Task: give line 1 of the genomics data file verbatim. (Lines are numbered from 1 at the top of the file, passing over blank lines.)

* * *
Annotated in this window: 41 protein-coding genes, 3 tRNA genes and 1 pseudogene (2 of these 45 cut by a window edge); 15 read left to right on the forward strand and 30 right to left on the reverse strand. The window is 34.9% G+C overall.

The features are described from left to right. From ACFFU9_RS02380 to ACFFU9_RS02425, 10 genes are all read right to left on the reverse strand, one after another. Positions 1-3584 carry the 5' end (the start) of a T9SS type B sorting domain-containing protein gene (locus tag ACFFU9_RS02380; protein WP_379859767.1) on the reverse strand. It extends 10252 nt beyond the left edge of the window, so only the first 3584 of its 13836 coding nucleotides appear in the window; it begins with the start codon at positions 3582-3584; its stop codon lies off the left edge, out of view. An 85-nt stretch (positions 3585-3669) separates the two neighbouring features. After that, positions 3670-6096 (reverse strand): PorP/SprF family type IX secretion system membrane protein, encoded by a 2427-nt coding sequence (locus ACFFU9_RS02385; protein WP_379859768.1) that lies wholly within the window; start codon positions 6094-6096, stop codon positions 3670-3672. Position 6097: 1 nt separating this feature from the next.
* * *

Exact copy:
Annotated in this window: 41 protein-coding genes, 3 tRNA genes and 1 pseudogene (2 of these 45 cut by a window edge); 15 read left to right on the forward strand and 30 right to left on the reverse strand. The window is 34.9% G+C overall.